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SEC announces listed firms' progress on fighting graft

NOW a majority or 60 per cent of companies listed on the Stock Exchange of Thailand place priority on campaigning against corruption, while 19 companies have been certified by the Collective Action Coalition.

The Securities and Exchange Commission supported the Thaipat Institute in announcing the progress of listed companies' anti-corruption initiatives yesterday.

Vorapol Socatiyanurak, secretary-general of the SEC, said the Thaipat Institute assigned an "anti-corruption progress indicator" to listed companies that it had assessed.

This is an initiative under the SEC's Sustainability Development Roadmap for Listed Companies, which emphasises running a business with good corporate governance, corporate social responsibility and firm commitment to fighting graft.

This will pave the way for them to become role models for other businesses.

Among the 567 listed companies, comprising 472 companies listed on the SET and 95 on the Market for Alternative Investment, the anti-corruption progress indicator of 344 companies or 60 per cent attained a level of 1 or higher, which demonstrated the commitment at management and organisational levels that adopted the policy to refrain from corruption.

Of the firms, 19 firms achieved level 4 as CAC certified members. After the completion of the 2013 assessment, nine listed companies were certified by the CAC, bring the total to 28 listed companies as CAC certified members.

The assessment allowed each listed company to realise its anti-corruption development level and enabled the company to apply such information to its strategy. Investors can learn of listed companies' commitment and policy against corruption from securities firms' analysis reports prepared by taking into account the information on the anti-corruption progress indicator.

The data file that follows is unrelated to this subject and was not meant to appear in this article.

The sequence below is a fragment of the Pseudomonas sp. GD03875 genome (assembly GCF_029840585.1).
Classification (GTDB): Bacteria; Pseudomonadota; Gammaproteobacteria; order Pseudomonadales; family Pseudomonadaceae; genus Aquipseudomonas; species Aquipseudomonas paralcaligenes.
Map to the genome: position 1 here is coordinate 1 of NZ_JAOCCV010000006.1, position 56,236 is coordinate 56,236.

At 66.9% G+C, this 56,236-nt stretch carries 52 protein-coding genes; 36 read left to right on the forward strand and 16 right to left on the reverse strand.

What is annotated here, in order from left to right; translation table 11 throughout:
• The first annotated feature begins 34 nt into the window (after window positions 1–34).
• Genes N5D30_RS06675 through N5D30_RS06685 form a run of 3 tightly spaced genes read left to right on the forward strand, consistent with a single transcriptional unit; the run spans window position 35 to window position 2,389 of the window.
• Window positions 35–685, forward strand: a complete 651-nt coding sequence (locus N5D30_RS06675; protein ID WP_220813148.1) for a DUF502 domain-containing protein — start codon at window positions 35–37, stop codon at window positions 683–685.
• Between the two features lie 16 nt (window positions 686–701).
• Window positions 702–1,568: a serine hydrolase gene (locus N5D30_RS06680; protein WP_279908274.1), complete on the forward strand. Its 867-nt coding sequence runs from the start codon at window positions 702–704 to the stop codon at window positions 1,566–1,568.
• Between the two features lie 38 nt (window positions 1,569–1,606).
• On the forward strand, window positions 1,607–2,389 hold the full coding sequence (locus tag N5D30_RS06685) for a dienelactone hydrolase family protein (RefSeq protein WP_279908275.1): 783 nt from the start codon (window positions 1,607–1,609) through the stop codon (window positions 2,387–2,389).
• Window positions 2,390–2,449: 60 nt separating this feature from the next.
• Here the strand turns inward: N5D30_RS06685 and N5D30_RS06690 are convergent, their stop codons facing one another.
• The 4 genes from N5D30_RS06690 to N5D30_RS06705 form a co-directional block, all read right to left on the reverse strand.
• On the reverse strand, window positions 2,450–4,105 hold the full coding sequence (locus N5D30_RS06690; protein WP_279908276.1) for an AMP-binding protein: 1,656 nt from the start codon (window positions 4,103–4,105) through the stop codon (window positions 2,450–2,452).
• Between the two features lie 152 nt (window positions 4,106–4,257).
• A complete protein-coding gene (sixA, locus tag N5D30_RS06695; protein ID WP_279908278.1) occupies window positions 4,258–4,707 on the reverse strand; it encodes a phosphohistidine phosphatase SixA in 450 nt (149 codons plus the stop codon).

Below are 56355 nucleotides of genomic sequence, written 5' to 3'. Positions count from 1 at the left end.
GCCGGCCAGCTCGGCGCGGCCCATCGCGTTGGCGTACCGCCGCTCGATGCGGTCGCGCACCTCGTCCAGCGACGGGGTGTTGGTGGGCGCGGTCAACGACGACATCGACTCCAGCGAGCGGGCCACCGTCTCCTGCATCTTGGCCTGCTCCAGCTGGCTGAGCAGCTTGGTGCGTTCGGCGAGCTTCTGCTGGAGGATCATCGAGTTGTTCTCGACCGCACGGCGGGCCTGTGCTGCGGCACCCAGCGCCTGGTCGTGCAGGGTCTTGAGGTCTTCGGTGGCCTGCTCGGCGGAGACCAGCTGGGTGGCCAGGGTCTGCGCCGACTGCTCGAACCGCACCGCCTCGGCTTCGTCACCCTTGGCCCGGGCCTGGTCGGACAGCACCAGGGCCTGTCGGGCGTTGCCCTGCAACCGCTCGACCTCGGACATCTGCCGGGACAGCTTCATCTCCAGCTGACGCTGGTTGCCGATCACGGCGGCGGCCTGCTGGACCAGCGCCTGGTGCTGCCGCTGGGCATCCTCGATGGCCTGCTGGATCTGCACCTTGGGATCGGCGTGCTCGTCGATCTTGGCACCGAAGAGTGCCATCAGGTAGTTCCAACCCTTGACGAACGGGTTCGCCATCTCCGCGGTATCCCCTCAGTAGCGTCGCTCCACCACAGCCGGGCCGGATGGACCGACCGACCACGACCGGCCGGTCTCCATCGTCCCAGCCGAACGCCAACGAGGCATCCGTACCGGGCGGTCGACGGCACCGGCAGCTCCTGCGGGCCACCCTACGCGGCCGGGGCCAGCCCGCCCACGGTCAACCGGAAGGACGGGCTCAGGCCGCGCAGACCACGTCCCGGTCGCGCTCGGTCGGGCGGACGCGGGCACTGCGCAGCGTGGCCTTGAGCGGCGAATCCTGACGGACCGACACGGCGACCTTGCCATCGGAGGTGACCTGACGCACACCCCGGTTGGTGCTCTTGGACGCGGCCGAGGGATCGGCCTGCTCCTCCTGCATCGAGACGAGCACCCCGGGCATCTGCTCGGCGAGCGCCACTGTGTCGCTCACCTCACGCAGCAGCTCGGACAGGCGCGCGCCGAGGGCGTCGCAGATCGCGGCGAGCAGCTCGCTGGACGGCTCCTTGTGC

The assessment results, classified by country and company, will be posted on the CG Thailand website. Investors in mutual funds can help support anti-corruption practices by investing in the funds with the policy to invest in companies adopting anti-corruption practices.

Over 200 companies have not yet disclosed their intent. The SEC will plan to raise awareness among them for future assessment, he added.

Pipat Yodprudtikan, director of the Thaipat Institute, said the institute supported listed companies' efforts to concretely apply anti-corruption practices as specified by the SEC in its roadmap.

Their participation will lead to the creation of an anti-corruption culture and eventually they will become a role model for the private sector.

Voravan Tarapoom, chairperson of the Association of Investment Management Companies, chairperson of the Federation of Thai Capital Market Organisations and CEO of BBL Asset Management Co, said that although not listed, institutional investors - comprising asset management companies, securities companies, insurance companies, life insurance companies, the Government Pension Fund and the Social Security Office - all have in place policies against corruption and achieved level 1 or higher.

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